Laughing matters in tough times

In the face of horrific violence across the country, comedians heal one another at open mics.

Kate McCarthy

Smog Cutter is easy to miss, a little East Hollywood hole in the wall. It was still relatively early for the open mic, so I sat quietly in the dark while the woman sporting clear frames laughed with her cohost over a sound check. 

One by one, young stand-ups filed in, yanking aside the makeshift plastic drape of a door to expose a brief strip of light from the dusk outside. Names were drawn, and we began. I was number 22. 

Comics never pass up stage time — that’s a given. But add in a tragedy, and the fervor is doubled. They flock to a three-minute spot to make sense of their feelings or as a simple act of protest. In the wake of recent racially motivated police brutality, these stand-ups still sought out the stage to commune, grieve and sort through it all. 

Comics lined the walls, some standing and some seated, but all eyes centered on whoever was up. Everyone performing addressed the events in some fashion, often with a wink of self-deprecation that we should be so lucky to comment from afar. I improvised a riff describing my workplace earlier that day as a group of white people seeing how hard they could collectively ignore something.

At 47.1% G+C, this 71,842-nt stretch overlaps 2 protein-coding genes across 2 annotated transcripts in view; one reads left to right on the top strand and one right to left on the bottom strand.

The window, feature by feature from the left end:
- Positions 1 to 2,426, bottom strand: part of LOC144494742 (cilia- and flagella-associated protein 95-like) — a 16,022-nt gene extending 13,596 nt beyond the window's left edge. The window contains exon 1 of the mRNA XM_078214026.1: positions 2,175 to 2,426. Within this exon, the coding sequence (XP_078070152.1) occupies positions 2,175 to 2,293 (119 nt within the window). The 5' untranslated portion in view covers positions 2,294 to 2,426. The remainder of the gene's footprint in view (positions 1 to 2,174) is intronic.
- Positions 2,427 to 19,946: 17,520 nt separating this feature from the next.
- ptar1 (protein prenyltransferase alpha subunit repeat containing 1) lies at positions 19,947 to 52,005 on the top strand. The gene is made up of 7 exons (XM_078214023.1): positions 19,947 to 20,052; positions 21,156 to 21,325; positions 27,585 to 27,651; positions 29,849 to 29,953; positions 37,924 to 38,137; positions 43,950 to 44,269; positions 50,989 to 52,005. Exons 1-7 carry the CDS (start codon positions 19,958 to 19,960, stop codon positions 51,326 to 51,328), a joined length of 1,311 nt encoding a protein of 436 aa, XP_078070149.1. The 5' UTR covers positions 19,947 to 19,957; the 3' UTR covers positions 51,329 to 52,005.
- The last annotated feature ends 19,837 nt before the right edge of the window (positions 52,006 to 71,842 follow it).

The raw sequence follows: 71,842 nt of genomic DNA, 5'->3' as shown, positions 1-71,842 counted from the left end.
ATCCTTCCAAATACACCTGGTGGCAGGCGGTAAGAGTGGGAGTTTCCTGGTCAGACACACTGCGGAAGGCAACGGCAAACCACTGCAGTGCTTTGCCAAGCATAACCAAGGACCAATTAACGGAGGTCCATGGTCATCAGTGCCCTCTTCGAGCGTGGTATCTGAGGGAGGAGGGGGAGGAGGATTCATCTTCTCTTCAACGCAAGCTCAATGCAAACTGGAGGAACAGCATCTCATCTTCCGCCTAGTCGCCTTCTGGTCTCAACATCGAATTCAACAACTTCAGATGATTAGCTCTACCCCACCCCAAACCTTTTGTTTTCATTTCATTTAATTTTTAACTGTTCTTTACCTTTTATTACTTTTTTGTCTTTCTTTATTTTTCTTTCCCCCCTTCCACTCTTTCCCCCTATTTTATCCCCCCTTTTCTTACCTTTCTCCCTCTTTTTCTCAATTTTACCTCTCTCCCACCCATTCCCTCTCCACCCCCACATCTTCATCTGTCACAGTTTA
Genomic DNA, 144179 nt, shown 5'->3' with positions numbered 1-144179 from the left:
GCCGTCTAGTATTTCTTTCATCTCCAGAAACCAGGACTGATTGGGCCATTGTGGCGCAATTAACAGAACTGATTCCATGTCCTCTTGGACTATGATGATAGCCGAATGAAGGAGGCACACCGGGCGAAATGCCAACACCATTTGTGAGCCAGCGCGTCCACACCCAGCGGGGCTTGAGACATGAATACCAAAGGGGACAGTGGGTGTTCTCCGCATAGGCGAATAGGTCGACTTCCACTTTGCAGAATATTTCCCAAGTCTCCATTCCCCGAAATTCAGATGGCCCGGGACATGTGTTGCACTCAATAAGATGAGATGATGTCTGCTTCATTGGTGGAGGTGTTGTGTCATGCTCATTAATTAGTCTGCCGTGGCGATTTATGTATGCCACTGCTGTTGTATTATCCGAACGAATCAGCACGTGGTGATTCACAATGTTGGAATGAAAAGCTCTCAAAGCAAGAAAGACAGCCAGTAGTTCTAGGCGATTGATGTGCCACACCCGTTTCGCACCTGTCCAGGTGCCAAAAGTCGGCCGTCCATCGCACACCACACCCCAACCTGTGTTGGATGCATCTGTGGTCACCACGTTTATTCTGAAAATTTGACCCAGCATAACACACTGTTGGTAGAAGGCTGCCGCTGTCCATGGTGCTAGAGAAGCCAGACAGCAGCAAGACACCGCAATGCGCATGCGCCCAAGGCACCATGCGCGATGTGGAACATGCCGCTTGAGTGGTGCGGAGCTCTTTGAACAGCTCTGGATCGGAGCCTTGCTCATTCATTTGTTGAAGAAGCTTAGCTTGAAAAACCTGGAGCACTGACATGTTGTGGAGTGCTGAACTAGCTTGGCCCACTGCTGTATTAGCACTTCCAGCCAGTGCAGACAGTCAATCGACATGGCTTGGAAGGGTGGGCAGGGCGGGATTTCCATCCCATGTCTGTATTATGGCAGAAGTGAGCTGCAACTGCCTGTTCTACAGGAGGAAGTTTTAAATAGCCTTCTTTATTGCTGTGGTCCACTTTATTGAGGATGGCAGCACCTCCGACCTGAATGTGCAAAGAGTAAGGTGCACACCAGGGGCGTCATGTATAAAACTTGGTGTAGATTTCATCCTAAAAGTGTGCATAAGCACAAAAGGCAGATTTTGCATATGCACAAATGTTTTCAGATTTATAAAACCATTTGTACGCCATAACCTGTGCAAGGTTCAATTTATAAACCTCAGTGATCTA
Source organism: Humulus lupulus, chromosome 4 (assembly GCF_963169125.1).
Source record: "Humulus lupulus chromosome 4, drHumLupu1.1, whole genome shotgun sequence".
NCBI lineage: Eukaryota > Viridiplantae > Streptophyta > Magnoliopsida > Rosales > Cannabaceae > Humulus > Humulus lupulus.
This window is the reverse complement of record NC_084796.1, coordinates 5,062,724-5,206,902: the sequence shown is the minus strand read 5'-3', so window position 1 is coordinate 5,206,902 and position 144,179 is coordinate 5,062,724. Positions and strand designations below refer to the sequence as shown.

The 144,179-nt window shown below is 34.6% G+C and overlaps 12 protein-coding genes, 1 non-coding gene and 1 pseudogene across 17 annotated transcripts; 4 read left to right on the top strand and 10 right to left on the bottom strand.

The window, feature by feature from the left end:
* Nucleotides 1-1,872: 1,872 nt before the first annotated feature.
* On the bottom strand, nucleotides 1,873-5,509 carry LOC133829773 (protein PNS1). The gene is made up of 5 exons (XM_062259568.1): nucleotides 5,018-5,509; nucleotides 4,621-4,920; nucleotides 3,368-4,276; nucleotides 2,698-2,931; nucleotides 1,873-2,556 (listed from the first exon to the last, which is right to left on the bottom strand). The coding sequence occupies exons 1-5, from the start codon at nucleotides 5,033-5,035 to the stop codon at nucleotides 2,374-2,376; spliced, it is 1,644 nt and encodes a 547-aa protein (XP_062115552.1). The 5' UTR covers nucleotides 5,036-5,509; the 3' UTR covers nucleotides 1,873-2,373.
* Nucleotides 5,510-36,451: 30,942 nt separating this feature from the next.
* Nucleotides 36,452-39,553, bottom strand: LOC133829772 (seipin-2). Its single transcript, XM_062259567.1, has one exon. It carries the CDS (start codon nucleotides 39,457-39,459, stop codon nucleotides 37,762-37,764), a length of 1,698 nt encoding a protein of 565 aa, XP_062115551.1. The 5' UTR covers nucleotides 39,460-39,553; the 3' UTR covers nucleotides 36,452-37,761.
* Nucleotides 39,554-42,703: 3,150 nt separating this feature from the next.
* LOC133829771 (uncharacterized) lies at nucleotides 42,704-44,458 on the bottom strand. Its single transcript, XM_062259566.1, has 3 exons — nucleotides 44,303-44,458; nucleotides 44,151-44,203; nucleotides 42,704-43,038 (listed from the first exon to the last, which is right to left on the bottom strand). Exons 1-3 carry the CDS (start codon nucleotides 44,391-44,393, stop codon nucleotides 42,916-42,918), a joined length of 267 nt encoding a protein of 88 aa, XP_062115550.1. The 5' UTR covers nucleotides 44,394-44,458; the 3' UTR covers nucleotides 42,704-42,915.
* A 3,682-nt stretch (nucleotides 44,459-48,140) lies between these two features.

Stand-up is a great act of resistance. Just to speak about where we stand is enduring, powerful and possibly the beginning of agitation. In fact, the police brutality letter-writing campaign I attended a few days later was organized and widely attended by comedians. We do what we can to feel less alone and more impactful.

Los Angeles is a lonely and flawed city in a similarly fashioned country — one whose pent-up problems are reaching a boil. Leaving Smog Cutter that night, however, I felt a little bit more assured that we’d be okay as long as there were spaces to speak up, mourn, truly hear each other and move forward together.